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The GPL self-destruct mechanism that is killing Linux

Festering hacks, endlessly copied and pasted - thanks Eric!

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This ability to freely copy lines from source code without giving anything in return is something the GNU directly stamped out with its licence, the GPL, which mandates that anything using GPL components should itself fall under the terms of the GPL. If you write a program and include in it work cut'n'pasted from GPL-licensed source code, your program also falls under the GPL and you'll have to make its source code available. This establishes a level playing field and enables Stallman's ultimate goal: the ability to freely modify whatever software is running on his computer and share it.

That's why Microsoft CEO Steve Ballmer declared the licence "viral".

When Unix was young, it was an elegant command-line driven OS, built around the idea that everything is a file and small single-function programs could be linked together with pipes to achieve sophisticated results.

But today's Unix descendants are large, complex graphical beasts, and so are their apps. Any significant modern application is a big project, which means teams of cooperating developers - and programmers are just people. Sometimes they fall out, sometimes they just want to go and do their own thing. Result: lots of competing projects.

Linux itself hasn't split is the forceful, charismatic leadership of Linus Torvalds, but - unfortunately - Linus doesn't scale. Very few projects get to have a Torvalds-like leader.

The other issue is that as the tools to build software mature and grow more powerful and flexible, it's getting easier for relatively inexperienced, unskilled programmers to assemble complex apps out of many supplementary components - subsidiary parts that they may not know very well. This increases the chances of people reinventing wheels which might differ in nothing more significant than their colour.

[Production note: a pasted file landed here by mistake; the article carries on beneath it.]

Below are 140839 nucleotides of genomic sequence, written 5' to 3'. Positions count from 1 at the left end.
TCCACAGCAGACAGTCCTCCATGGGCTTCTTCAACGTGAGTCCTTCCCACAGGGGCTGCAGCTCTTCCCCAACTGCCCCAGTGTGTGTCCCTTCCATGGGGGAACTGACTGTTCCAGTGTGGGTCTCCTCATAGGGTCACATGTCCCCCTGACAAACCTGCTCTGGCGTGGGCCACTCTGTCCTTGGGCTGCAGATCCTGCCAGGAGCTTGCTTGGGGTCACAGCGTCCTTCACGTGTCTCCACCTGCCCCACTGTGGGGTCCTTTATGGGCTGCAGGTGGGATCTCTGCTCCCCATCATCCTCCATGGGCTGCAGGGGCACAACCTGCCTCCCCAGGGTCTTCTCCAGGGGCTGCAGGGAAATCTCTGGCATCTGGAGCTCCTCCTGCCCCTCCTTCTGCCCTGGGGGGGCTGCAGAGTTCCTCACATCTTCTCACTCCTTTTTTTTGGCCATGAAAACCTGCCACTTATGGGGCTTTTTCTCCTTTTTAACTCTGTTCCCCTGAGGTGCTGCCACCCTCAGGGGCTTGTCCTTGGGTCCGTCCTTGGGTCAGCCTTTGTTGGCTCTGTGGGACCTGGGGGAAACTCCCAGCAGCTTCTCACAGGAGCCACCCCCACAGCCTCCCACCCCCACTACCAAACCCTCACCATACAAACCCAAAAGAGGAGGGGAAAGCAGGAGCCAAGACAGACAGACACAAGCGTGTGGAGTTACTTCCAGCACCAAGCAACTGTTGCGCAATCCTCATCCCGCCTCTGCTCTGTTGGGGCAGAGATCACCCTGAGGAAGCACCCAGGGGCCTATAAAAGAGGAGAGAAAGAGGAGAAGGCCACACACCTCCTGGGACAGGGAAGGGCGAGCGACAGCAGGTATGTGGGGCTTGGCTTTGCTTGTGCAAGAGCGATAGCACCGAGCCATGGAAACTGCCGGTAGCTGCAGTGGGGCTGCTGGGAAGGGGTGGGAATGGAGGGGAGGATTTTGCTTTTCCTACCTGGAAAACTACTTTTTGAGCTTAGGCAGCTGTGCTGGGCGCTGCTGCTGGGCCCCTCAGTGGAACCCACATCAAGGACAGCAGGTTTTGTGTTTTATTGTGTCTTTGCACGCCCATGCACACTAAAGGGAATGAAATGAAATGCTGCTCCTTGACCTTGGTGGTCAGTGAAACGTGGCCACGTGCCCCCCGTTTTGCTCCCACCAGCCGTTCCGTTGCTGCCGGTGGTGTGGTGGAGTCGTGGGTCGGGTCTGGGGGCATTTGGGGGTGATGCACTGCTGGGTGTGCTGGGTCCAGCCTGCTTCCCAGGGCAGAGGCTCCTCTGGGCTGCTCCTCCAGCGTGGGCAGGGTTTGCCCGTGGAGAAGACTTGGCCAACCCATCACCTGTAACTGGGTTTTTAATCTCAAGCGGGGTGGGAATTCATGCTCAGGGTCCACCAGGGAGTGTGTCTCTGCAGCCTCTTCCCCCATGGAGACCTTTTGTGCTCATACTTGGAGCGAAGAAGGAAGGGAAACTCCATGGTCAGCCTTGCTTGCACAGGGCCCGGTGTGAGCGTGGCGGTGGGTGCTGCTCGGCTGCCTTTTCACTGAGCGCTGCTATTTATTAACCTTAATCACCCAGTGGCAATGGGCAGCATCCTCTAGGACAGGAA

The GPL per se does nothing to prevent this, which is why forks are quite common. Sometimes it's because different developers want to focus on different things - which is why the original Linux clone of WinAmp, XMMS, has begotten the Beep Media Player, Audacious, Youki and two projects called XMMS2. Sometimes, rival projects happen over political differences - as in the resistance to KDE's use of Qt and C++ which led to the creation of GNOME. Today, they're joined by half a dozen rivals - along with umpteen Free Software web browsers.

It's widely held that the reason Linux itself hasn't split is the forceful, charismatic leadership of Linus Torvalds, but - unfortunately - Linus doesn't scale. Very few projects get to have a Torvalds-like leader.

So aside from careful choice of licence and project leadership, is there anything to be done? Perhaps not, but this might not always be a weakness. Diversity means adaptive radiation: some projects will win users, favour and support and thus prosper; less popular ones will atrophy. Occasionally, projects merge, as did Compiz and its forks Beryl, NOMAD and Compiz++.

Flock of C-gulls

This may turn out to be a defining aspect of free and open-source software (FOSS). From the start, part of the Unix philosophy was that it was a mosaic of many smaller parts. Linux has been memorably described as less an operating system, more a flock of several thousand separate packages flying in close formation. Perhaps its vast numbers of alternative, competing components is actually a strength.

The other possibility is that if the industry moves beyond C and toward other languages, that pooled resources akin to Perl's CPAN or Python's PyPI will become more widespread, making code reuse easier and more convenient. Another trend that might help is languages that run on top of shared runtimes, such as the JVM or Microsoft's CLR, allowing code in one language to call libraries written in different ones.

If that becomes an insuperable problem, well, there are others FOSS operating systems and platforms out there - plus some with very different approaches to OS design waiting to be discovered.

Linux is a remarkable wad of code, but as operating system design expert Professor Andrew Tannenbaum pointed out in 1992, it was already obsolete. The answer may lie in not merely reinventing the wheel, but the entire car - or replacing it with a bicycle instead. ®

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